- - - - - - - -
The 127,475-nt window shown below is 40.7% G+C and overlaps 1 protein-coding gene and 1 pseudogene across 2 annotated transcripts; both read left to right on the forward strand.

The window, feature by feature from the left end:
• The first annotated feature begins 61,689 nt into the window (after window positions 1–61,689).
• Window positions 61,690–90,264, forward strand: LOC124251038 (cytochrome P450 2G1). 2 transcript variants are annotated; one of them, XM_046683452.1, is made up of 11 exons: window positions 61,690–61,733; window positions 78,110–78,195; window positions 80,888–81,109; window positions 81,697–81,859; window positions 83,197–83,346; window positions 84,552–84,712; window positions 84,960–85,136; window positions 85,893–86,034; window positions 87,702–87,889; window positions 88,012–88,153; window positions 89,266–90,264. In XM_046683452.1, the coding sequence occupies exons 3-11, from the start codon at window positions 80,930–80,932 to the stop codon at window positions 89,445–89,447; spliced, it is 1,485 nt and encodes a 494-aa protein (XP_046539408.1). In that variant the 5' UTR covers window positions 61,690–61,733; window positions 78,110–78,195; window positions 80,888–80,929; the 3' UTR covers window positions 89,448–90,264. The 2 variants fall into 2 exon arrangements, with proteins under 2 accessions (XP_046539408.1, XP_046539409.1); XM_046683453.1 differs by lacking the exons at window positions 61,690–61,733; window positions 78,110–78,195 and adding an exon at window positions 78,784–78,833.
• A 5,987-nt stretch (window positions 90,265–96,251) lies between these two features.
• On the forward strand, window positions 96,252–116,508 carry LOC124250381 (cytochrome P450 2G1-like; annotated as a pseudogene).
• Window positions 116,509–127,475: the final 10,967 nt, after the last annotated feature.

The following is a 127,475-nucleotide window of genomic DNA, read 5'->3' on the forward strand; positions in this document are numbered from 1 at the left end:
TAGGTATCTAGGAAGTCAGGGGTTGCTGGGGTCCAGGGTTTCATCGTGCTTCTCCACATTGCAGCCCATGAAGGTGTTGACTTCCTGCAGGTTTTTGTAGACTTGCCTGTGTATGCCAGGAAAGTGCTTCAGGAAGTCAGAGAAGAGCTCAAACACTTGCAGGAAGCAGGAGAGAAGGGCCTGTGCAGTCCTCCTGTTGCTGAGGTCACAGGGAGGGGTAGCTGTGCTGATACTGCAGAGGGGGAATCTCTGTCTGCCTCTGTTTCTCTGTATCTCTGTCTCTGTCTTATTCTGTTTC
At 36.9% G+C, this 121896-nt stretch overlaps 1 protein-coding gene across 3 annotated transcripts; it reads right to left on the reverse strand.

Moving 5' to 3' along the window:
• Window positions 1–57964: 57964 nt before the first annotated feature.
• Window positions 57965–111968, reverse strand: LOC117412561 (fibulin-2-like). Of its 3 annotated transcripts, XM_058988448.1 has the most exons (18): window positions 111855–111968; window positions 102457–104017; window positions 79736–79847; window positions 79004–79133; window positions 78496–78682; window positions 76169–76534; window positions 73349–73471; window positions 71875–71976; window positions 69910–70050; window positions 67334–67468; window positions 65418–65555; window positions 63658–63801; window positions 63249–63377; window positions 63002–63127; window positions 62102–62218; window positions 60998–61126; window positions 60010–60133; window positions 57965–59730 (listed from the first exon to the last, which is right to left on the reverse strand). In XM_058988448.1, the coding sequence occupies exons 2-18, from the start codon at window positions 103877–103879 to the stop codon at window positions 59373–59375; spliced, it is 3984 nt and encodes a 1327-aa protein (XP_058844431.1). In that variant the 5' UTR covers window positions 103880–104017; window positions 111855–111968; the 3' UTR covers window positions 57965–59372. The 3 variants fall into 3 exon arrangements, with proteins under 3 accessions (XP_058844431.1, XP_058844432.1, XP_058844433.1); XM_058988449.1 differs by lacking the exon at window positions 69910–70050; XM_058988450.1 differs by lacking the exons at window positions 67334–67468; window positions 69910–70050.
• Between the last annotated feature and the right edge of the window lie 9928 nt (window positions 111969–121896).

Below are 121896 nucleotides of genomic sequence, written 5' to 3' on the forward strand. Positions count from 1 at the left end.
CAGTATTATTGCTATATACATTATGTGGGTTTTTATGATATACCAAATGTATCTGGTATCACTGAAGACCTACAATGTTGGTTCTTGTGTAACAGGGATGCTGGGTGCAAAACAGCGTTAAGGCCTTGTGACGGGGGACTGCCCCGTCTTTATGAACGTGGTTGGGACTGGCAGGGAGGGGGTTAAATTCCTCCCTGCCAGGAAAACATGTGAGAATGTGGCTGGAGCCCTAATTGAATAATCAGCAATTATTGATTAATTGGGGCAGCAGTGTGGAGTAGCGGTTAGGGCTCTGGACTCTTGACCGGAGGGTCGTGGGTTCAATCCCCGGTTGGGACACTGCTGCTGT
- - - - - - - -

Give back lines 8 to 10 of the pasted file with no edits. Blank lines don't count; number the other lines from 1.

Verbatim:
The following is a 127,475-nucleotide window of genomic DNA, read 5'->3' on the forward strand; positions in this document are numbered from 1 at the left end:
TAGGTATCTAGGAAGTCAGGGGTTGCTGGGGTCCAGGGTTTCATCGTGCTTCTCCACATTGCAGCCCATGAAGGTGTTGACTTCCTGCAGGTTTTTGTAGACTTGCCTGTGTATGCCAGGAAAGTGCTTCAGGAAGTCAGAGAAGAGCTCAAACACTTGCAGGAAGCAGGAGAGAAGGGCCTGTGCAGTCCTCCTGTTGCTGAGGTCACAGGGAGGGGTAGCTGTGCTGATACTGCAGAGGGGGAATCTCTGTCTGCCTCTGTTTCTCTGTATCTCTGTCTCTGTCTTATTCTGTTTC
At 36.9% G+C, this 121896-nt stretch overlaps 1 protein-coding gene across 3 annotated transcripts; it reads right to left on the reverse strand.